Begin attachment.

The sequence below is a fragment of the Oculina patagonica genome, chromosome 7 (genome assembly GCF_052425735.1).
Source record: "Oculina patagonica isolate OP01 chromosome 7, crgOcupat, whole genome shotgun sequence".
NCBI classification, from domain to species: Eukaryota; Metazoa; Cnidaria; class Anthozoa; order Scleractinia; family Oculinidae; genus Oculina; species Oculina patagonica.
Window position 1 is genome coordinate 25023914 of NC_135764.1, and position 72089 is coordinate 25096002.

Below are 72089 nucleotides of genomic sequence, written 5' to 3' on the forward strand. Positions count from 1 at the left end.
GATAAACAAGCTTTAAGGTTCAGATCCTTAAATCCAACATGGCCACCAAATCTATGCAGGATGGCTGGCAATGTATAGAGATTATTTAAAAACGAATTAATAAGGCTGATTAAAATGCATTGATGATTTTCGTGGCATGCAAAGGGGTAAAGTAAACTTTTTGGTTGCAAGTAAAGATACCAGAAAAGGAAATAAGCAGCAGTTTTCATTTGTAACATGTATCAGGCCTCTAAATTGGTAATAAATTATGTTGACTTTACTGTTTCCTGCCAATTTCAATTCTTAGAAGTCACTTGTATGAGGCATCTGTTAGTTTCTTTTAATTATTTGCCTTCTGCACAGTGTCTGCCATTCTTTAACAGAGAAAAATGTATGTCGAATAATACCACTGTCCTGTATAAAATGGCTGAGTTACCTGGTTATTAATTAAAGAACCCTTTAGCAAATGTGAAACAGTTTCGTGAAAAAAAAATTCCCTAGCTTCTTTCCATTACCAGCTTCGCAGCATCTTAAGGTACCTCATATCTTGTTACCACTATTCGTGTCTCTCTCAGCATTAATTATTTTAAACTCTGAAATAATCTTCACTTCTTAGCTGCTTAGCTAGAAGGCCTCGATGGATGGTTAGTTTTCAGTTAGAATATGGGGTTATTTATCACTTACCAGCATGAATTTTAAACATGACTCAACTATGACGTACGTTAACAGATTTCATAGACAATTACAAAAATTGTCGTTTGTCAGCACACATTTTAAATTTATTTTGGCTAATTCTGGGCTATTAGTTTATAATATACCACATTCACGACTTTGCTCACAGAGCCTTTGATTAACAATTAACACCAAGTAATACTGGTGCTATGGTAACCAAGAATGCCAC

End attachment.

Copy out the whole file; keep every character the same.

The sequence below is a fragment of the Oculina patagonica genome, chromosome 7 (genome assembly GCF_052425735.1).
Source record: "Oculina patagonica isolate OP01 chromosome 7, crgOcupat, whole genome shotgun sequence".
NCBI classification, from domain to species: Eukaryota; Metazoa; Cnidaria; class Anthozoa; order Scleractinia; family Oculinidae; genus Oculina; species Oculina patagonica.
Window position 1 is genome coordinate 25023914 of NC_135764.1, and position 72089 is coordinate 25096002.

Below are 72089 nucleotides of genomic sequence, written 5' to 3' on the forward strand. Positions count from 1 at the left end.
GATAAACAAGCTTTAAGGTTCAGATCCTTAAATCCAACATGGCCACCAAATCTATGCAGGATGGCTGGCAATGTATAGAGATTATTTAAAAACGAATTAATAAGGCTGATTAAAATGCATTGATGATTTTCGTGGCATGCAAAGGGGTAAAGTAAACTTTTTGGTTGCAAGTAAAGATACCAGAAAAGGAAATAAGCAGCAGTTTTCATTTGTAACATGTATCAGGCCTCTAAATTGGTAATAAATTATGTTGACTTTACTGTTTCCTGCCAATTTCAATTCTTAGAAGTCACTTGTATGAGGCATCTGTTAGTTTCTTTTAATTATTTGCCTTCTGCACAGTGTCTGCCATTCTTTAACAGAGAAAAATGTATGTCGAATAATACCACTGTCCTGTATAAAATGGCTGAGTTACCTGGTTATTAATTAAAGAACCCTTTAGCAAATGTGAAACAGTTTCGTGAAAAAAAAATTCCCTAGCTTCTTTCCATTACCAGCTTCGCAGCATCTTAAGGTACCTCATATCTTGTTACCACTATTCGTGTCTCTCTCAGCATTAATTATTTTAAACTCTGAAATAATCTTCACTTCTTAGCTGCTTAGCTAGAAGGCCTCGATGGATGGTTAGTTTTCAGTTAGAATATGGGGTTATTTATCACTTACCAGCATGAATTTTAAACATGACTCAACTATGACGTACGTTAACAGATTTCATAGACAATTACAAAAATTGTCGTTTGTCAGCACACATTTTAAATTTATTTTGGCTAATTCTGGGCTATTAGTTTATAATATACCACATTCACGACTTTGCTCACAGAGCCTTTGATTAACAATTAACACCAAGTAATACTGGTGCTATGGTAACCAAGAATGCCAC